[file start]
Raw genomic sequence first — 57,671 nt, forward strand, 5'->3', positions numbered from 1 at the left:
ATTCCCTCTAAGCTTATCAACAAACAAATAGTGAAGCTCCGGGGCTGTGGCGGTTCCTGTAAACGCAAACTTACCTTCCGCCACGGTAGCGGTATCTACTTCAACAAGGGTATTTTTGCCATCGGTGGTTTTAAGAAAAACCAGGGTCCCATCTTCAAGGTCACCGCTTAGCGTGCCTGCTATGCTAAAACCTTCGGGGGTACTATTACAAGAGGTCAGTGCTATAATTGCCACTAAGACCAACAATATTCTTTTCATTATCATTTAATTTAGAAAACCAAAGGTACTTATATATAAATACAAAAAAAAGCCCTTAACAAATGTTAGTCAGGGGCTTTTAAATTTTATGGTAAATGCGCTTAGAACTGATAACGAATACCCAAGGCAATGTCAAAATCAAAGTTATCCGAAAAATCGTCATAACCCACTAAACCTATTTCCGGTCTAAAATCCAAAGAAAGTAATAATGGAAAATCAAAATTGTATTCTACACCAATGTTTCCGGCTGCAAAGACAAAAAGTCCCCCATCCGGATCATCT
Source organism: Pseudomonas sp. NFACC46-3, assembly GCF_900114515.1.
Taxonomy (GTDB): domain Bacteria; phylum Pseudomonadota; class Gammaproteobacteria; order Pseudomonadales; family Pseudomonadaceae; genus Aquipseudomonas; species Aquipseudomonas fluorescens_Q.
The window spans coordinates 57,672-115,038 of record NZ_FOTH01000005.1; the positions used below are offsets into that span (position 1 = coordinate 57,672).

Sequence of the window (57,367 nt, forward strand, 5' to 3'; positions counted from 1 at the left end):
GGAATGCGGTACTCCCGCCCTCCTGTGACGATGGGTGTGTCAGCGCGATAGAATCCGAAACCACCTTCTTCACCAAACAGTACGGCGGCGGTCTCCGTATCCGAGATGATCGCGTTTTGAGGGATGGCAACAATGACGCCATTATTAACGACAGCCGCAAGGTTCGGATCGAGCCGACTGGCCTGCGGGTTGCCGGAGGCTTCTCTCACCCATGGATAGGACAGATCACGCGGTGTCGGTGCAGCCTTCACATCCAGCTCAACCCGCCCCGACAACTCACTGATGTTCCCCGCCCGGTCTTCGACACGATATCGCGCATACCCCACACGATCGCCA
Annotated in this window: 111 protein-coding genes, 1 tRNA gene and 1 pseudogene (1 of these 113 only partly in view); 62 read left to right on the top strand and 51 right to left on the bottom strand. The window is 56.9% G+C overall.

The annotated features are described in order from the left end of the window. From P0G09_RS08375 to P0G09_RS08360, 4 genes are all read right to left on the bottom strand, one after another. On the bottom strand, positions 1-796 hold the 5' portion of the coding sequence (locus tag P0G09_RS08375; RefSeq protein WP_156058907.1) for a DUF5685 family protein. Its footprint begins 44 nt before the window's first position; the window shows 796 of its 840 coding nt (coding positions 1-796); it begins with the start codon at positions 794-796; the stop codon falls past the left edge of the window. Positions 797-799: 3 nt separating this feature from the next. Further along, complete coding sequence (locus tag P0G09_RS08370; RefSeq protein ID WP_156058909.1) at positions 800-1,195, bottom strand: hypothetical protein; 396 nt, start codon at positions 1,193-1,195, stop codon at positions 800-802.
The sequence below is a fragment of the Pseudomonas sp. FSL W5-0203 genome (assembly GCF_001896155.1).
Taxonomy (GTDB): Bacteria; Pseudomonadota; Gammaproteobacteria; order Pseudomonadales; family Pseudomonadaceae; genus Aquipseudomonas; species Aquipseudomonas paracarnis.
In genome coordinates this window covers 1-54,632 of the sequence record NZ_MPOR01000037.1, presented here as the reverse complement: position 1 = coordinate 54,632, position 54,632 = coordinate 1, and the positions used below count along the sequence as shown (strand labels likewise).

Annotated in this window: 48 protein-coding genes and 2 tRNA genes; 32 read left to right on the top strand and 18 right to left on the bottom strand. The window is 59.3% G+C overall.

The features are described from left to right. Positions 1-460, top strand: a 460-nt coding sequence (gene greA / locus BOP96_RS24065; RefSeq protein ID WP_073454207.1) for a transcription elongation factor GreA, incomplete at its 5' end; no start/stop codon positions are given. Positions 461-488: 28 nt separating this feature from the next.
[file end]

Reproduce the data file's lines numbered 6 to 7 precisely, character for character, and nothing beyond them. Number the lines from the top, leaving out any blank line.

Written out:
Sequence of the window (57,367 nt, forward strand, 5' to 3'; positions counted from 1 at the left end):
GGAATGCGGTACTCCCGCCCTCCTGTGACGATGGGTGTGTCAGCGCGATAGAATCCGAAACCACCTTCTTCACCAAACAGTACGGCGGCGGTCTCCGTATCCGAGATGATCGCGTTTTGAGGGATGGCAACAATGACGCCATTATTAACGACAGCCGCAAGGTTCGGATCGAGCCGACTGGCCTGCGGGTTGCCGGAGGCTTCTCTCACCCATGGATAGGACAGATCACGCGGTGTCGGTGCAGCCTTCACATCCAGCTCAACCCGCCCCGACAACTCACTGATGTTCCCCGCCCGGTCTTCGACACGATATCGCGCATACCCCACACGATCGCCA